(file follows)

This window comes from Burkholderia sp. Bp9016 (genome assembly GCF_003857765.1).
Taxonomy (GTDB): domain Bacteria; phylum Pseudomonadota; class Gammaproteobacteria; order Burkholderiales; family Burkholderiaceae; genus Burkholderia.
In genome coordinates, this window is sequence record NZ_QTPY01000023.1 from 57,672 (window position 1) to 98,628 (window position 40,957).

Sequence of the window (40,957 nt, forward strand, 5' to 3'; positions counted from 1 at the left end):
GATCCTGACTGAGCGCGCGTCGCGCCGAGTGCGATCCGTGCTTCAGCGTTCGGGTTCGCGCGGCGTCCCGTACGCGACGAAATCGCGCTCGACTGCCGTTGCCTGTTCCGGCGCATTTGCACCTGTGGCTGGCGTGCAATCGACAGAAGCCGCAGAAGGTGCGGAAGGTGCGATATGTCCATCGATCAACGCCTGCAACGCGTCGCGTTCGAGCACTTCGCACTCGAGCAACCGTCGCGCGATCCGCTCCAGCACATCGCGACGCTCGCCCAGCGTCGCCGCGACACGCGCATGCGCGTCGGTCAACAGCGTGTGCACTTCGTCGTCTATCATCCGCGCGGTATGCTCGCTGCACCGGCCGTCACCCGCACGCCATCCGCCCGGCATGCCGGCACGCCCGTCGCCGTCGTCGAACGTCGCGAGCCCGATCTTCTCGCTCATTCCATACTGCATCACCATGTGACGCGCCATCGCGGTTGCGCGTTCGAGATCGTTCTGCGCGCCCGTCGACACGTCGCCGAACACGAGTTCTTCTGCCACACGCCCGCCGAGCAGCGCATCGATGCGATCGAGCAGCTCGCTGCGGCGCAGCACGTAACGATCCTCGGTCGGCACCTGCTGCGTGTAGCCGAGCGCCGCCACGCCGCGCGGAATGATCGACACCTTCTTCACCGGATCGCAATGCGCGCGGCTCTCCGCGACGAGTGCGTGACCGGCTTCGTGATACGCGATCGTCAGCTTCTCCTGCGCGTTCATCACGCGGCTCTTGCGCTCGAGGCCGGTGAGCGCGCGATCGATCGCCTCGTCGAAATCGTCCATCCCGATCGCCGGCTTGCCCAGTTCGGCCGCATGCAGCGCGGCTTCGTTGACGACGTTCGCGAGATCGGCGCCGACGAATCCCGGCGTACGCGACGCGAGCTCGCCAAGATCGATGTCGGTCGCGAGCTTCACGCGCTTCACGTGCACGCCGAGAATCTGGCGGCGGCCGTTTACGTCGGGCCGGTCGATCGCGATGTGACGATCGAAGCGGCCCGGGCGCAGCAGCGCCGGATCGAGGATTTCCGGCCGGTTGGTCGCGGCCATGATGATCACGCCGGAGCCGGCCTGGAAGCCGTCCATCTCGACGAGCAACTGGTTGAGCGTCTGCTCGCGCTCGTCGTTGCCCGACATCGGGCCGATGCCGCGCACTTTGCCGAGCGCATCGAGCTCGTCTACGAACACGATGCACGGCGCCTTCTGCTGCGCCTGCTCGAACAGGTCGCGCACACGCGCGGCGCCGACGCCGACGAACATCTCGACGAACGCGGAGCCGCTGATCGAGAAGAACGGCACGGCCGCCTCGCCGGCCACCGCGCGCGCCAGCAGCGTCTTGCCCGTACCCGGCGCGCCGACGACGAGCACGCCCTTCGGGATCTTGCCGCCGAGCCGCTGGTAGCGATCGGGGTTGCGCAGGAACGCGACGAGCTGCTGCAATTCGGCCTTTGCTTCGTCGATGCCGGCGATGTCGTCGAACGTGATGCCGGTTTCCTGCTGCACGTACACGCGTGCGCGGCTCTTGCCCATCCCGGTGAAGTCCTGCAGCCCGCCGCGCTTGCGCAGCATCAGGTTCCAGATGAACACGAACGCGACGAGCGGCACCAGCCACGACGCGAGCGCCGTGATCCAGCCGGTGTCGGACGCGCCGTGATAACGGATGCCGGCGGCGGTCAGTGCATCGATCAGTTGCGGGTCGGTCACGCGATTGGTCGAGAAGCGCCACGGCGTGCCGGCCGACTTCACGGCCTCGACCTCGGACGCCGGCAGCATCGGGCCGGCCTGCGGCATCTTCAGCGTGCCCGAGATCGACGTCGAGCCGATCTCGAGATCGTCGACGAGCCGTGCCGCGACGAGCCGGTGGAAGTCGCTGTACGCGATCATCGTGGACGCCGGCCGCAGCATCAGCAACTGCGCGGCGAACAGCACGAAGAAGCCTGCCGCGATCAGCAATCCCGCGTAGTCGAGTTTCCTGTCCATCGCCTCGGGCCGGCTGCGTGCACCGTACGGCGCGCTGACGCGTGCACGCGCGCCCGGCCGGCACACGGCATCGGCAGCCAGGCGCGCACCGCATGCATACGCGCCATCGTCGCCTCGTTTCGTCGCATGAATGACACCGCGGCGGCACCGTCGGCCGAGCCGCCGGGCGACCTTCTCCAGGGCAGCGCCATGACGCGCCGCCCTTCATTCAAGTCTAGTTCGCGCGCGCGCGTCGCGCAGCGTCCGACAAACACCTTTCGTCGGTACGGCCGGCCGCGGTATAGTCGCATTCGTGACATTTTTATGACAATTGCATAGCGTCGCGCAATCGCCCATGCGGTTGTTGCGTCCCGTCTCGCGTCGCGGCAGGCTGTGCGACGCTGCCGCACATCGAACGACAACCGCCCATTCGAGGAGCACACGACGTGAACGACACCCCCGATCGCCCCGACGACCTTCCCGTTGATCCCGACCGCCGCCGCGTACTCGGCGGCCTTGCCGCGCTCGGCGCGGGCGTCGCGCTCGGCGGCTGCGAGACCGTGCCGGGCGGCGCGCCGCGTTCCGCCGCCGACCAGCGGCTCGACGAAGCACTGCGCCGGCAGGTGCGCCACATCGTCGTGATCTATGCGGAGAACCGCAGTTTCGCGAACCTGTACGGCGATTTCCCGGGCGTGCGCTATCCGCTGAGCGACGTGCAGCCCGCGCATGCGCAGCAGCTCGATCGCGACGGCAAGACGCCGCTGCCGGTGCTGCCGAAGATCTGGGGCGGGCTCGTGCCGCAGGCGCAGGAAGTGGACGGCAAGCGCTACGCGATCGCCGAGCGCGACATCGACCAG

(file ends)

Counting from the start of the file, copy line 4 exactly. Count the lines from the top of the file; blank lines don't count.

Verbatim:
Sequence of the window (40,957 nt, forward strand, 5' to 3'; positions counted from 1 at the left end):